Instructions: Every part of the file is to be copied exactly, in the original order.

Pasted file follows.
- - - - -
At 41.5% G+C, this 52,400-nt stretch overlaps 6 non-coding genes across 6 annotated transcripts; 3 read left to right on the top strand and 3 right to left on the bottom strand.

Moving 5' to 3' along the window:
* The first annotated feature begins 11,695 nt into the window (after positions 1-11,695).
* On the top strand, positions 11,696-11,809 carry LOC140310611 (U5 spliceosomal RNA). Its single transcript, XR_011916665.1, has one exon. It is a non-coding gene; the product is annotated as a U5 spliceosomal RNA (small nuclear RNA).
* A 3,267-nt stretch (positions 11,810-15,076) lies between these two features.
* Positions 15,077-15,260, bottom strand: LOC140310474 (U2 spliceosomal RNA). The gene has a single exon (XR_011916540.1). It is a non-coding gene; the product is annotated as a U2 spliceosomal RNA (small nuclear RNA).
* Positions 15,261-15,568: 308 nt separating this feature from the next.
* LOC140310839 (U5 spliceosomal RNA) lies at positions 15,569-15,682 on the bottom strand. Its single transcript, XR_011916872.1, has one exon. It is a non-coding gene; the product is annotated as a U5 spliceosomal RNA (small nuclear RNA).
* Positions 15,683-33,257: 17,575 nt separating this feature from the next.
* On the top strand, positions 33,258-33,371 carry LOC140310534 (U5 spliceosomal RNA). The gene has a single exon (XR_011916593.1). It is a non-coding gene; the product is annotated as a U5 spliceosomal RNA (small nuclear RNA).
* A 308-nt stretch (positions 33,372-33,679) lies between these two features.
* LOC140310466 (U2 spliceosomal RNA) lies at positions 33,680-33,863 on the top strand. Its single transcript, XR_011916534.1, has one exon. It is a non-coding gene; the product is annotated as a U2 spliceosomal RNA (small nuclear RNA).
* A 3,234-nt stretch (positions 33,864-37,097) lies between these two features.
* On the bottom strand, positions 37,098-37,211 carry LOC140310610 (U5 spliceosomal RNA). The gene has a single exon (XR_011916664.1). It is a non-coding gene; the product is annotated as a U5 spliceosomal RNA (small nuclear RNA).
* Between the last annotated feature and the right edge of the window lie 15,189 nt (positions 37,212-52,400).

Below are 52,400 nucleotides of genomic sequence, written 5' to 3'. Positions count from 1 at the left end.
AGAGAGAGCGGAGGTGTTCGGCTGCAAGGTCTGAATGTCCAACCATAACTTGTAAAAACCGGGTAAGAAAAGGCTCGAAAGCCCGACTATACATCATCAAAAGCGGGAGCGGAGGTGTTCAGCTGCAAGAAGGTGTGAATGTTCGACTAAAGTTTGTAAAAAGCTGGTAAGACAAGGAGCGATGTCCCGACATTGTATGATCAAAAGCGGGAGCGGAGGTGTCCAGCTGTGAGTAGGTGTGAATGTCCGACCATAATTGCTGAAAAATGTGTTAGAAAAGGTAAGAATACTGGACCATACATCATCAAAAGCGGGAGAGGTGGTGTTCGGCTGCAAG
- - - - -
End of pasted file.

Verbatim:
At 41.5% G+C, this 52,400-nt stretch overlaps 6 non-coding genes across 6 annotated transcripts; 3 read left to right on the top strand and 3 right to left on the bottom strand.

Moving 5' to 3' along the window:
* The first annotated feature begins 11,695 nt into the window (after positions 1-11,695).
* On the top strand, positions 11,696-11,809 carry LOC140310611 (U5 spliceosomal RNA). Its single transcript, XR_011916665.1, has one exon. It is a non-coding gene; the product is annotated as a U5 spliceosomal RNA (small nuclear RNA).
* A 3,267-nt stretch (positions 11,810-15,076) lies between these two features.
* Positions 15,077-15,260, bottom strand: LOC140310474 (U2 spliceosomal RNA). The gene has a single exon (XR_011916540.1). It is a non-coding gene; the product is annotated as a U2 spliceosomal RNA (small nuclear RNA).
* Positions 15,261-15,568: 308 nt separating this feature from the next.
* LOC140310839 (U5 spliceosomal RNA) lies at positions 15,569-15,682 on the bottom strand. Its single transcript, XR_011916872.1, has one exon. It is a non-coding gene; the product is annotated as a U5 spliceosomal RNA (small nuclear RNA).
* Positions 15,683-33,257: 17,575 nt separating this feature from the next.
* On the top strand, positions 33,258-33,371 carry LOC140310534 (U5 spliceosomal RNA). The gene has a single exon (XR_011916593.1). It is a non-coding gene; the product is annotated as a U5 spliceosomal RNA (small nuclear RNA).
* A 308-nt stretch (positions 33,372-33,679) lies between these two features.
* LOC140310466 (U2 spliceosomal RNA) lies at positions 33,680-33,863 on the top strand. Its single transcript, XR_011916534.1, has one exon. It is a non-coding gene; the product is annotated as a U2 spliceosomal RNA (small nuclear RNA).
* A 3,234-nt stretch (positions 33,864-37,097) lies between these two features.
* On the bottom strand, positions 37,098-37,211 carry LOC140310610 (U5 spliceosomal RNA). The gene has a single exon (XR_011916664.1). It is a non-coding gene; the product is annotated as a U5 spliceosomal RNA (small nuclear RNA).
* Between the last annotated feature and the right edge of the window lie 15,189 nt (positions 37,212-52,400).

Below are 52,400 nucleotides of genomic sequence, written 5' to 3'. Positions count from 1 at the left end.
AGAGAGAGCGGAGGTGTTCGGCTGCAAGGTCTGAATGTCCAACCATAACTTGTAAAAACCGGGTAAGAAAAGGCTCGAAAGCCCGACTATACATCATCAAAAGCGGGAGCGGAGGTGTTCAGCTGCAAGAAGGTGTGAATGTTCGACTAAAGTTTGTAAAAAGCTGGTAAGACAAGGAGCGATGTCCCGACATTGTATGATCAAAAGCGGGAGCGGAGGTGTCCAGCTGTGAGTAGGTGTGAATGTCCGACCATAATTGCTGAAAAATGTGTTAGAAAAGGTAAGAATACTGGACCATACATCATCAAAAGCGGGAGAGGTGGTGTTCGGCTGCAAG